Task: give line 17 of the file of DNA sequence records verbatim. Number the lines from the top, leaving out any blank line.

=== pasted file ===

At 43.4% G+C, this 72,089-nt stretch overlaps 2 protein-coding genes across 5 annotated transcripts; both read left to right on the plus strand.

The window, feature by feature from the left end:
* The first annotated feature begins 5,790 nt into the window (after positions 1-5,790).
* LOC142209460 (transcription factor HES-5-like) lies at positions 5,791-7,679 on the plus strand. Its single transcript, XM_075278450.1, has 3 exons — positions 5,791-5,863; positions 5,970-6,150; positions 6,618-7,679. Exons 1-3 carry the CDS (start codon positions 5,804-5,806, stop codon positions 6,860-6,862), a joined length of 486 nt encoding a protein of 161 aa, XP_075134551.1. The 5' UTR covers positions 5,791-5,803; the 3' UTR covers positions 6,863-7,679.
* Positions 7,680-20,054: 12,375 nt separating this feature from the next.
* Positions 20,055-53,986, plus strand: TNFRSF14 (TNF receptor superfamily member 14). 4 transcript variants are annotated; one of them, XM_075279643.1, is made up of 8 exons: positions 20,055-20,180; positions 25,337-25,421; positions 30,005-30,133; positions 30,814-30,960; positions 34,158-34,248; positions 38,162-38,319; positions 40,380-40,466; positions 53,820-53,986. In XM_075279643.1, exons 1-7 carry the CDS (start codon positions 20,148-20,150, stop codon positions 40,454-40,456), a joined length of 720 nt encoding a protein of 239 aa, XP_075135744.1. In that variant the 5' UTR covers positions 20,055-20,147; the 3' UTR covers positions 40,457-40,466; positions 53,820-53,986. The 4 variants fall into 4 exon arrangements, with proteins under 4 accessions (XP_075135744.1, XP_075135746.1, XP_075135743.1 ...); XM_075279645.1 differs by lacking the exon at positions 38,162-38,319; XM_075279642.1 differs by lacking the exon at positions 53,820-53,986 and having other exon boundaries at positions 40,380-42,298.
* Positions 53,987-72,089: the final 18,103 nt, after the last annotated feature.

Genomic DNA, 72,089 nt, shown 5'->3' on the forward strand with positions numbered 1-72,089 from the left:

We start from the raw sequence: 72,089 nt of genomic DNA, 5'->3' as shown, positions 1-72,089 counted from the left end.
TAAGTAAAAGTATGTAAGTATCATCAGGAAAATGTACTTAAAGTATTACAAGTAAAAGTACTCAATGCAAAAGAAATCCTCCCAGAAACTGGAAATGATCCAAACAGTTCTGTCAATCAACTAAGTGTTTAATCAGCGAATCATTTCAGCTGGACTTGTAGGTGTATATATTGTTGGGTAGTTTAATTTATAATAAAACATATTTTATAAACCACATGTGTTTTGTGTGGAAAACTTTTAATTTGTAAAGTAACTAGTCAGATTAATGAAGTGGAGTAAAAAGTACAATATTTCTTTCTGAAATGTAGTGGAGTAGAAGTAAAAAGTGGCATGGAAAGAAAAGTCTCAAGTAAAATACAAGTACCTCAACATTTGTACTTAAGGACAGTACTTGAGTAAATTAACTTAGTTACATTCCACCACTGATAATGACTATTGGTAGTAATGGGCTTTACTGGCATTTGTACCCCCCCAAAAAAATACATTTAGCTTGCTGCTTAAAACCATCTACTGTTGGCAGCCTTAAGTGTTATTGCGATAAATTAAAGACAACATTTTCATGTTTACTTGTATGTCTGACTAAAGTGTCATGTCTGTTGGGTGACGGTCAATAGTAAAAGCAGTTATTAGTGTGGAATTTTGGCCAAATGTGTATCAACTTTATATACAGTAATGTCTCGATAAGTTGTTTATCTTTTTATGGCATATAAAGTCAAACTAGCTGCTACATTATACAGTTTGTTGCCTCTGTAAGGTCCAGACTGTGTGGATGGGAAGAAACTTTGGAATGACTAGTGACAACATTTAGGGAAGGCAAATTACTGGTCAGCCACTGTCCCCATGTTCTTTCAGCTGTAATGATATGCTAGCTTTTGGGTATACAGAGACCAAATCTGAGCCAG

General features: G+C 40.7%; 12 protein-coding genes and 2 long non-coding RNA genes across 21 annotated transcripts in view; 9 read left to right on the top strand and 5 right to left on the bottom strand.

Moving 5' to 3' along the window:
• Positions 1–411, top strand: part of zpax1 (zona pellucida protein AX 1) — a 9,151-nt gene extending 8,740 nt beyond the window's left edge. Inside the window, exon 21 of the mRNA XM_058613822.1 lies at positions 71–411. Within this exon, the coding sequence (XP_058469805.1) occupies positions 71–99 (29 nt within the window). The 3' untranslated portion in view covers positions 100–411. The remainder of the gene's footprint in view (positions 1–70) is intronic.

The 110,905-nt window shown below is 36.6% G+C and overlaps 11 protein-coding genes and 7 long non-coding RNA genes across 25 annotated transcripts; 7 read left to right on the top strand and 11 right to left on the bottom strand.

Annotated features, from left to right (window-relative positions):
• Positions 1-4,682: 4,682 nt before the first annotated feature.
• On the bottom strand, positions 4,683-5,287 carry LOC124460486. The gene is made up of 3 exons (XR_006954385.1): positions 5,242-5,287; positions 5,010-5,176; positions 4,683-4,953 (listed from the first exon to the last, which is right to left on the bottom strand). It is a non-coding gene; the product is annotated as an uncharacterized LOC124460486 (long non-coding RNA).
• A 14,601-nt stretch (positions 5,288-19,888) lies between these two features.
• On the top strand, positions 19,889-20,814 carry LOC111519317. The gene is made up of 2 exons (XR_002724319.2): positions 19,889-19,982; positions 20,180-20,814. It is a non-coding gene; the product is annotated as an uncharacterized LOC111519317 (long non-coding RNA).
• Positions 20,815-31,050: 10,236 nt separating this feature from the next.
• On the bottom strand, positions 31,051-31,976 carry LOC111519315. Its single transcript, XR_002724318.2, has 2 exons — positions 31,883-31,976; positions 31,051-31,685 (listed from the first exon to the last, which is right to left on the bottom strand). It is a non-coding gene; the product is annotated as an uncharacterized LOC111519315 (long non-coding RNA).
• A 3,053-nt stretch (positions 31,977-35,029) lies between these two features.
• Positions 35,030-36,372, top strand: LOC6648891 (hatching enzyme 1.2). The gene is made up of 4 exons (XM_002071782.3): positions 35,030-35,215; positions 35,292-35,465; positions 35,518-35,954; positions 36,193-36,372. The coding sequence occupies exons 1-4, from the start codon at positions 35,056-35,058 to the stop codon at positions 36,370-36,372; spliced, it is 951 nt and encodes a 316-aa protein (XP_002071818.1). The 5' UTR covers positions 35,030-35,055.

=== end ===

• On the bottom strand, positions 4,683-5,287 carry LOC124460486. The gene is made up of 3 exons (XR_006954385.1): positions 5,242-5,287; positions 5,010-5,176; positions 4,683-4,953 (listed from the first exon to the last, which is right to left on the bottom strand). It is a non-coding gene; the product is annotated as an uncharacterized LOC124460486 (long non-coding RNA).